רב אחא מתני הכי רבינא קשיא ליה רבי יהודה ורבי שמעון הלכה כרבי יהודה The Gemara comments: Rav Aḥa teaches it in this way, that the statement of Reish Lakish was made in accordance with the opinion of Rabbi Shimon. Ravina found this difficult, as wherever there is a dispute between Rabbi Yehuda and Rabbi Shimon, the halakha is in accordance with the opinion of Rabbi Yehuda.
וסתם לן תנא כרבי יהודה ואת אמרת הלכה כרבי שמעון And furthermore, the tanna taught us an unattributed mishna in accordance with the opinion of Rabbi Yehuda. The mishna on 9a states that in a case where the firstborn status of a donkey is uncertain, the owner must redeem it with a lamb to abrogate its forbidden status, and he may then keep the lamb. The Gemara on 9b explains that this is in accordance with the opinion of Rabbi Yehuda that a firstborn donkey is forbidden before its redemption. And you say that Reish Lakish rules that the halakha is in accordance with the opinion of Rabbi Shimon?
אלא אפי' תימא רבי יהודה לא יהא חמור מן ההקדש ולא אמרה תורה בשה להחמיר עליו אלא להקל עליו רב נחמן בריה דרב יוסף פריק ליה בשילקי בשויו Ravina concludes: Rather, the statement of Reish Lakish is correct even if you say that the halakha is in accordance with the opinion of Rabbi Yehuda, as the halakha of a firstborn donkey should not be more stringent than that of consecrated items. One who redeems a consecrated animal from its consecrated status redeems it with any movable property that is worth its value. And the Torah did not state that one must redeem a firstborn donkey with a lamb in order to be stringent with the owner, but in order to be lenient with the owner such that he is not obligated to redeem it at its value, as a lamb is worth less than a donkey. The Gemara relates that Rav Naḥman, son of Rav Yosef, redeemed a firstborn donkey with boiled vegetables that were worth its value.
אמר רב שיזבי אמר רב הונא הפודה פטר חמור של חבירו פדיונו פדוי איבעיא להו פדיונו לפודה או דלמא פדיונו לבעלים § Rav Sheizevi says that Rav Huna says: In the case of one who redeems the firstborn donkey of another, his object of redemption, i.e., the firstborn donkey, is redeemed, despite the fact that the owner did not redeem it. A dilemma was raised before the Sages: Does his object of redemption belong to the one who redeems it, or perhaps his object of redemption belongs to the owner?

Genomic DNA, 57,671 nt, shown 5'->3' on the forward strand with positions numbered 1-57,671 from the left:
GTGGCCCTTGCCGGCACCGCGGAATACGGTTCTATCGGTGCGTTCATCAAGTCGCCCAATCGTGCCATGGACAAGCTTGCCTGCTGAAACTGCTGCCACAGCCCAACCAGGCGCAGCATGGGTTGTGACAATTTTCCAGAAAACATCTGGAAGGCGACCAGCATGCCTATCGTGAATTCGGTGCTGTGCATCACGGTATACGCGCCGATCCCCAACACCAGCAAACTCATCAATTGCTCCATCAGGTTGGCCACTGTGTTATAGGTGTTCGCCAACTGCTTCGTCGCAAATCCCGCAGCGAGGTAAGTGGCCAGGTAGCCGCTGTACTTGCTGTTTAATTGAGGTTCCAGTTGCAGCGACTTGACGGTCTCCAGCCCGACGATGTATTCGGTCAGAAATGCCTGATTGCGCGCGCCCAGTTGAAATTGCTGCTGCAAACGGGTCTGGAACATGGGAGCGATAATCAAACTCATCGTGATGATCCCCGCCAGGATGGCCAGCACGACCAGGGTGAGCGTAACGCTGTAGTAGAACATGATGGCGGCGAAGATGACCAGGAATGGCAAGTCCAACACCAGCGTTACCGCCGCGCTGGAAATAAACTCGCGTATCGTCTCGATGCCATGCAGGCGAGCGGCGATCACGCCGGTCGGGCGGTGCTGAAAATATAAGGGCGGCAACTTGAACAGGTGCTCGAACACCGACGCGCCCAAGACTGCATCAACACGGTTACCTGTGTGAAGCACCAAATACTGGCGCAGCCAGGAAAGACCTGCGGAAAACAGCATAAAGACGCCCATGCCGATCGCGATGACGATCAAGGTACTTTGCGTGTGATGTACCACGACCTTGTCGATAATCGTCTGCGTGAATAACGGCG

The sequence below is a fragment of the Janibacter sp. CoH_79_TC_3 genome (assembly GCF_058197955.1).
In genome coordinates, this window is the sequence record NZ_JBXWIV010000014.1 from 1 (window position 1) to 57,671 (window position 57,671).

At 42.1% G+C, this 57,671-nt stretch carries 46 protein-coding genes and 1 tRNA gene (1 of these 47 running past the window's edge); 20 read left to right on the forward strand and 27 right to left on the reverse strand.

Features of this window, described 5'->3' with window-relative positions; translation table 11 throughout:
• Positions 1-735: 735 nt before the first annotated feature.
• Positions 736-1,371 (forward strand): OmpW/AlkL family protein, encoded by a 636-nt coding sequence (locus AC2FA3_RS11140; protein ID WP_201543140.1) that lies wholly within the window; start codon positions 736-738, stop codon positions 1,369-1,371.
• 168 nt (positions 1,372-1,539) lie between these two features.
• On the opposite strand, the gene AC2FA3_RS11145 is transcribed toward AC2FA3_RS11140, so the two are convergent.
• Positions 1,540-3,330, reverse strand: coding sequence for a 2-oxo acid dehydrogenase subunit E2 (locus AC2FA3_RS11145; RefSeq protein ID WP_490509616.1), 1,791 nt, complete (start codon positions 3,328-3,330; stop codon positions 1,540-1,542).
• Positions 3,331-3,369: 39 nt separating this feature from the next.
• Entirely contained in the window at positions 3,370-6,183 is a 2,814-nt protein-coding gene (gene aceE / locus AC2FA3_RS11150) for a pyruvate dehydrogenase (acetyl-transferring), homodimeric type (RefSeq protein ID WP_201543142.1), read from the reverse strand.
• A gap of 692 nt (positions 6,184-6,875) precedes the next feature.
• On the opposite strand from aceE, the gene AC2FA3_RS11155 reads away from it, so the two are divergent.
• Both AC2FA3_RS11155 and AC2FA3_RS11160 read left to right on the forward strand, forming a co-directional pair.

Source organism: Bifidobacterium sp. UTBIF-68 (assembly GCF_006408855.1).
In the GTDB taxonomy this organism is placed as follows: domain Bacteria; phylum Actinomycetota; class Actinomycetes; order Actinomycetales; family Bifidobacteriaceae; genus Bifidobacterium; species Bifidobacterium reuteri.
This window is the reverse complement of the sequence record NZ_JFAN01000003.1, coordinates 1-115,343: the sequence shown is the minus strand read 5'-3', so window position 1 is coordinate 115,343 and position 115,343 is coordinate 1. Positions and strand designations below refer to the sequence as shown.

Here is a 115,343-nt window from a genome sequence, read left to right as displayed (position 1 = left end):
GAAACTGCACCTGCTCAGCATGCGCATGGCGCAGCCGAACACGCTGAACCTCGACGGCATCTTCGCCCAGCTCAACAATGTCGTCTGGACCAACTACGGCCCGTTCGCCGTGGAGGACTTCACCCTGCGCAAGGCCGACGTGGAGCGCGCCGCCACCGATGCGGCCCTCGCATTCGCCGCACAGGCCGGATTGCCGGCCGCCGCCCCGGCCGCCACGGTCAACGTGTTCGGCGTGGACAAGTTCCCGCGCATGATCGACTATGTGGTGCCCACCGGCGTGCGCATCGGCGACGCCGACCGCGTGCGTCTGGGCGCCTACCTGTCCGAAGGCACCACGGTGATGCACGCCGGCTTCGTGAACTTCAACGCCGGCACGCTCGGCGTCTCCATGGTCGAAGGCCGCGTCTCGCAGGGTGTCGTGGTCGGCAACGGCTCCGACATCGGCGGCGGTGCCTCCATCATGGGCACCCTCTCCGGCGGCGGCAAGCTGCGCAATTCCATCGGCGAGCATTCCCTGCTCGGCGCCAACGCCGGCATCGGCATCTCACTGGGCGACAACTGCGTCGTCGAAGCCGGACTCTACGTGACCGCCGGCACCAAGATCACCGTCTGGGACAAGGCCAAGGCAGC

אליבא דר"ש לא תיבעי לך כיון דאמר מותר בהנאה ממונא דבעלים הוא כי תיבעי אליבא דרבי יהודה דאמר אסור בהנאה The Gemara clarifies: According to the opinion of Rabbi Shimon you should not raise the dilemma, since he says that prior to the redemption it is permitted for the owner to derive benefit from the firstborn donkey by using it for labor or renting it out. Therefore, it is the property of the owner, and giving a lamb to the priest does not change this status. When you raise the dilemma, it should be according to the opinion of Rabbi Yehuda, who says that it is prohibited to derive benefit from the firstborn donkey prior to its redemption. If so, it does not belong to the owner initially, and only redeeming the donkey with the lamb allows him to take possession of it.
להקדש מדמי ליה ורחמנא אמר ונתן הכסף (ויקרא כז יט) וקם לו או דלמא כיון דקני להו בביני וביני לא דמי להקדש Consequently, one can ask whether the firstborn donkey is compared to consecrated property; and the Merciful One says with regard to redeeming consecrated property: “And he will give the money and it will be assured to him” (see Leviticus 27:19), which indicates that the one who gives the redemption money acquires the item even if he did not consecrate it initially. Or perhaps since the owner may redeem the firstborn donkey with a lamb that is worth less than the donkey, he owns the difference between the price of the donkey and the price of the lamb, and therefore it is not similar to consecrated property, where the one who consecrated it does not retain any ownership of the item.